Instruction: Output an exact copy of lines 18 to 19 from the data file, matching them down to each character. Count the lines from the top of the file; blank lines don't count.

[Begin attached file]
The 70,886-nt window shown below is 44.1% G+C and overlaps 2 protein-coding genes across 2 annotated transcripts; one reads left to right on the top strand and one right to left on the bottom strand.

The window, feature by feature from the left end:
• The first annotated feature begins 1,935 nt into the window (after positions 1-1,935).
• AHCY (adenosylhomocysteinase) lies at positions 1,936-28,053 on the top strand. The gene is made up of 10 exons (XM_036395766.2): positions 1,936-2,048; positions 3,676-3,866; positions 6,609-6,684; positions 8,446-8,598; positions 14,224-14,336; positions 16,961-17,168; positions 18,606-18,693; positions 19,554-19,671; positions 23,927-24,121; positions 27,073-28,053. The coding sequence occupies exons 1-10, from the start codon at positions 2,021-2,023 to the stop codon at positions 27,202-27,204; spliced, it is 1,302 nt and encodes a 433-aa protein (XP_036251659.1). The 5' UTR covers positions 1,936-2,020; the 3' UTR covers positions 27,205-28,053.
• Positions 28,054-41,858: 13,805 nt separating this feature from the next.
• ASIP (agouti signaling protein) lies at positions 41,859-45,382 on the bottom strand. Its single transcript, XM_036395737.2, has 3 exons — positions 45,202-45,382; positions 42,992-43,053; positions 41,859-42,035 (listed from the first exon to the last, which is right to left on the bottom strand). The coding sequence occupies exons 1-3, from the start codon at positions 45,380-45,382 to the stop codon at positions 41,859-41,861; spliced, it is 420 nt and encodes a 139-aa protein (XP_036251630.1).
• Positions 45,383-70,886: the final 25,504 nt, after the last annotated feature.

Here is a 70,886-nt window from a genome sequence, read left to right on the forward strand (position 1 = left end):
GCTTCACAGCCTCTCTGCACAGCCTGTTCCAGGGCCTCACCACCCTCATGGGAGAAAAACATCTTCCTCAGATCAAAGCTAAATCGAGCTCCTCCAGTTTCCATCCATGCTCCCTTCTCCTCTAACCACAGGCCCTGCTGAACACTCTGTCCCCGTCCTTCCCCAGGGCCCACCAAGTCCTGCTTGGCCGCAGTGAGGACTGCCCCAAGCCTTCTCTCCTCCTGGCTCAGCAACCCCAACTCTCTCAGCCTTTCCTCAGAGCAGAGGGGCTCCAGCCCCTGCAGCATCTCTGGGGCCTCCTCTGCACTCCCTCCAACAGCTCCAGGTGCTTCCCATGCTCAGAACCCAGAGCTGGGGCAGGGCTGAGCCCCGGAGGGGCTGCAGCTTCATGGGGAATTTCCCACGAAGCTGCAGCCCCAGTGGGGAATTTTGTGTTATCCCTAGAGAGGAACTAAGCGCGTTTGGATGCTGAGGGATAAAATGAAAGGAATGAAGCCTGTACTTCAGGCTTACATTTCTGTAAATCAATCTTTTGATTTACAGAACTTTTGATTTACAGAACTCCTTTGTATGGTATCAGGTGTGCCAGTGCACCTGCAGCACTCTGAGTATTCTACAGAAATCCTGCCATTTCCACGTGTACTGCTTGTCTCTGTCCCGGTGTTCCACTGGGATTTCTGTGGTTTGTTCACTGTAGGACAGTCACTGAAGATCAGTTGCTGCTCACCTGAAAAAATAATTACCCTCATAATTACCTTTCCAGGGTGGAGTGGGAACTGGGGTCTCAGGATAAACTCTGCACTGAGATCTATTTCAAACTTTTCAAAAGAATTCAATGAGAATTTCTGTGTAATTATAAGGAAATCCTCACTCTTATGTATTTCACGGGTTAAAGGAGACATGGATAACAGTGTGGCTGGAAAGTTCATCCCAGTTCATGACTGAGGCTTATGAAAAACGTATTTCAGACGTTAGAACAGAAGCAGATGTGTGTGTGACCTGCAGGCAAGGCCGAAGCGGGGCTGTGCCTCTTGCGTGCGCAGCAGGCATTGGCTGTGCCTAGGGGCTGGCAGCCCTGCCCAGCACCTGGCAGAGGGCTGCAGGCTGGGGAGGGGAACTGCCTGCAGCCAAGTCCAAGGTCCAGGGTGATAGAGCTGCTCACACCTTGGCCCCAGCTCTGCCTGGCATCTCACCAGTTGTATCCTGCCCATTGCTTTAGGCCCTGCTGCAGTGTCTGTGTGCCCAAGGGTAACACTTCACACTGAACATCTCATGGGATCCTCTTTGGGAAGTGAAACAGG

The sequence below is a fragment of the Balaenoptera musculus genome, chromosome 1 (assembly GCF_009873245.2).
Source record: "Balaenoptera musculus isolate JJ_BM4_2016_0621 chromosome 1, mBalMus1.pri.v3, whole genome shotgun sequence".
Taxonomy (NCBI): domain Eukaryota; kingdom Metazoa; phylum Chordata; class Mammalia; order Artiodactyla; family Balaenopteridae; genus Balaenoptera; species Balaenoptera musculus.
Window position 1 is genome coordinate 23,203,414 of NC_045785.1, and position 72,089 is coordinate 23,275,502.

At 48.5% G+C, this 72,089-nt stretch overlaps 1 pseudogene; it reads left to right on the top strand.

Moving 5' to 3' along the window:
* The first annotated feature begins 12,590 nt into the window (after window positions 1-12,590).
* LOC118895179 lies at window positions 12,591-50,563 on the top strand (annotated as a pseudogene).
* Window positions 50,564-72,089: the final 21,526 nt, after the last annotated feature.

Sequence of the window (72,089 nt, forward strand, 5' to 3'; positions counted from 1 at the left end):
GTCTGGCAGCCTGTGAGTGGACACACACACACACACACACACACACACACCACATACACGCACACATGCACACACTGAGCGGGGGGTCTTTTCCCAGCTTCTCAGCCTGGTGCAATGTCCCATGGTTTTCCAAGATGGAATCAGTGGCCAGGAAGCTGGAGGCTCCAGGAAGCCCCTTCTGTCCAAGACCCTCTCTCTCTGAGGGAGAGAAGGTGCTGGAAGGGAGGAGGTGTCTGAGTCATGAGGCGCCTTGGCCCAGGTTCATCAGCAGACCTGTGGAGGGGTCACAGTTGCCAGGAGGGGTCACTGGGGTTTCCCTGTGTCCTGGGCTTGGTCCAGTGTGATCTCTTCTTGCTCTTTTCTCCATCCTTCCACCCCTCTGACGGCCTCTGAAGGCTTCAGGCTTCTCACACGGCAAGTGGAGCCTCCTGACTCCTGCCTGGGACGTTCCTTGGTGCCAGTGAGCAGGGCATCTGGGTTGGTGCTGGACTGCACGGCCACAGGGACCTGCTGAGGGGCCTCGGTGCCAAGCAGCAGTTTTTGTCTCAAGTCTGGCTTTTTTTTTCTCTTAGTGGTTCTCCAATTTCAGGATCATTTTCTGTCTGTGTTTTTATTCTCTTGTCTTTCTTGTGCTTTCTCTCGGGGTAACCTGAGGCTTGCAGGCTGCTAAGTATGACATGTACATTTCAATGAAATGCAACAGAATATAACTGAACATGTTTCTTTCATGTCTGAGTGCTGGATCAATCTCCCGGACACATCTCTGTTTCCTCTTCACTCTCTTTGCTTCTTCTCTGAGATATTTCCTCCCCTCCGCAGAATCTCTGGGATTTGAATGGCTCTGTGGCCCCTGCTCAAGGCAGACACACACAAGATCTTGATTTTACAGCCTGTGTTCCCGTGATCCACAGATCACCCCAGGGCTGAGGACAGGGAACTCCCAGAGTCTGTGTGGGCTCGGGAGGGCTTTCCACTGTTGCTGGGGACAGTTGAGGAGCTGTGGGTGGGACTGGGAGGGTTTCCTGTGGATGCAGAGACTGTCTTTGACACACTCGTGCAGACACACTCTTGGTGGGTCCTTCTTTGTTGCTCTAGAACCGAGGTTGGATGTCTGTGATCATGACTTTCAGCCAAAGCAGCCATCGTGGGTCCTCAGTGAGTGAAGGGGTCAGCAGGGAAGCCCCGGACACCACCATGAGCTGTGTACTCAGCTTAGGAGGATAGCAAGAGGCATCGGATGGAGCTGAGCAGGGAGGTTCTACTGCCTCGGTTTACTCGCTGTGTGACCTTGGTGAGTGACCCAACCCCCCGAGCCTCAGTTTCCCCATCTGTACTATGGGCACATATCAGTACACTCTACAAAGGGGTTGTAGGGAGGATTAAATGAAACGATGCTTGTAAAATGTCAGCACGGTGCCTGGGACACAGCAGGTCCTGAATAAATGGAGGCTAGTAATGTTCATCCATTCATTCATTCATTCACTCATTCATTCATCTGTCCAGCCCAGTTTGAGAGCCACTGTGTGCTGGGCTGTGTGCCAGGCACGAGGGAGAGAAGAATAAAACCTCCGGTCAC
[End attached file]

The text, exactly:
* Window positions 50,564-72,089: the final 21,526 nt, after the last annotated feature.

Sequence of the window (72,089 nt, forward strand, 5' to 3'; positions counted from 1 at the left end):